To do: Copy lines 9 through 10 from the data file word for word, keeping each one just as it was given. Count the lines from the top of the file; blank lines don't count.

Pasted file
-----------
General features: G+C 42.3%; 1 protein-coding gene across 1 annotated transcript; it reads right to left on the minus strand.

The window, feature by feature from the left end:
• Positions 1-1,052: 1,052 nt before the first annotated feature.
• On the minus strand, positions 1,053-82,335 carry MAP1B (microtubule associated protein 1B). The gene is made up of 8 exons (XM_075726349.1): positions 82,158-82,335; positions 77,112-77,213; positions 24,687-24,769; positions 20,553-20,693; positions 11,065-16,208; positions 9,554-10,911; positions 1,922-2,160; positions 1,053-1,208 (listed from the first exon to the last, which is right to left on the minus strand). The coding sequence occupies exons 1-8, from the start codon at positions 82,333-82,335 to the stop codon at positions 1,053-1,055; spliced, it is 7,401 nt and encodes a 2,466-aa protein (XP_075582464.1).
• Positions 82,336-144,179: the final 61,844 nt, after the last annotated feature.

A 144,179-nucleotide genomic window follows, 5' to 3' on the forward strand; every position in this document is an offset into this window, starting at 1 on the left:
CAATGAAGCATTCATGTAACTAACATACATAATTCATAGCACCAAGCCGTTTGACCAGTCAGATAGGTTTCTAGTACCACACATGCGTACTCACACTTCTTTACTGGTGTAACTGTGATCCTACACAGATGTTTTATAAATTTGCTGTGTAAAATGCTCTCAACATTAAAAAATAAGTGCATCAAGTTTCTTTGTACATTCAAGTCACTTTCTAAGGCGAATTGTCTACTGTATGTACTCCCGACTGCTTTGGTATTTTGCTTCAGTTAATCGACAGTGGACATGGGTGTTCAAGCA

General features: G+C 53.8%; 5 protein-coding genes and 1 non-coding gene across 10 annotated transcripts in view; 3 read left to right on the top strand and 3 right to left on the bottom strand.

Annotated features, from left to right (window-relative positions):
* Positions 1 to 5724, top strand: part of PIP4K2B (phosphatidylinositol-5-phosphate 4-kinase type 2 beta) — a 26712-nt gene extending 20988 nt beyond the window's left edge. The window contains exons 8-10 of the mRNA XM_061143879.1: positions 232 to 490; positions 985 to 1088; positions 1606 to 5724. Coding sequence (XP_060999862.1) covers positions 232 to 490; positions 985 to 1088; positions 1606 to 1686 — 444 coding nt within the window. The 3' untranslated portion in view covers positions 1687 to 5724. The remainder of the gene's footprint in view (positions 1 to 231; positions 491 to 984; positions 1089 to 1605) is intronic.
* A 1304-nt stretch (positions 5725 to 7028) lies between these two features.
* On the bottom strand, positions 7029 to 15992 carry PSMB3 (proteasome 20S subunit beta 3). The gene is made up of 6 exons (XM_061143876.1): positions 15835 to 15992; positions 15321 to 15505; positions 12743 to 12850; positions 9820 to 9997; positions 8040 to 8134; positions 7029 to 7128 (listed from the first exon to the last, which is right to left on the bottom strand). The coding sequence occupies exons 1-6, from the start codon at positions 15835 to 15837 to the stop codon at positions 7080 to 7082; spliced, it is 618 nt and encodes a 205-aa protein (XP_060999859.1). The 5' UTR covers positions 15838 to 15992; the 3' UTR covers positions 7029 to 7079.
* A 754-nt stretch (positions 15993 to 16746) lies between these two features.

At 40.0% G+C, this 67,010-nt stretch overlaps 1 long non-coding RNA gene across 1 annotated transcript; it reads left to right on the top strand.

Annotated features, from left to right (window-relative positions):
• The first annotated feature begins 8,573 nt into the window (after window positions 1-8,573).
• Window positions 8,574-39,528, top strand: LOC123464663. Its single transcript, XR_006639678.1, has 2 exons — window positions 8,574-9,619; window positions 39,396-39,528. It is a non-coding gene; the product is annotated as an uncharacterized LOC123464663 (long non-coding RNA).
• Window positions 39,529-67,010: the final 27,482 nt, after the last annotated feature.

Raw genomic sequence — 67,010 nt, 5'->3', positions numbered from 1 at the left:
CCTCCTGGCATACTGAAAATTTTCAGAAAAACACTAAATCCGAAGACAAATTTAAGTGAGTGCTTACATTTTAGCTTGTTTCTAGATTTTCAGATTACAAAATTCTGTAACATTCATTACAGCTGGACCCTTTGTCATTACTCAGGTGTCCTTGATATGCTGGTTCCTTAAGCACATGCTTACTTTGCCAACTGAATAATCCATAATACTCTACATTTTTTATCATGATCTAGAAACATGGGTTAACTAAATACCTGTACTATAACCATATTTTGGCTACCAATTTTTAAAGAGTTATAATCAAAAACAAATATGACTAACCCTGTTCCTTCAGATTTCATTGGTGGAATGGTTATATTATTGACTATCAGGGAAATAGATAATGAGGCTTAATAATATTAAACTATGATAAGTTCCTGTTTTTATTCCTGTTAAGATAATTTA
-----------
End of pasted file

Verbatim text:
Annotated features, from left to right (window-relative positions):
* Positions 1 to 5724, top strand: part of PIP4K2B (phosphatidylinositol-5-phosphate 4-kinase type 2 beta) — a 26712-nt gene extending 20988 nt beyond the window's left edge. The window contains exons 8-10 of the mRNA XM_061143879.1: positions 232 to 490; positions 985 to 1088; positions 1606 to 5724. Coding sequence (XP_060999862.1) covers positions 232 to 490; positions 985 to 1088; positions 1606 to 1686 — 444 coding nt within the window. The 3' untranslated portion in view covers positions 1687 to 5724. The remainder of the gene's footprint in view (positions 1 to 231; positions 491 to 984; positions 1089 to 1605) is intronic.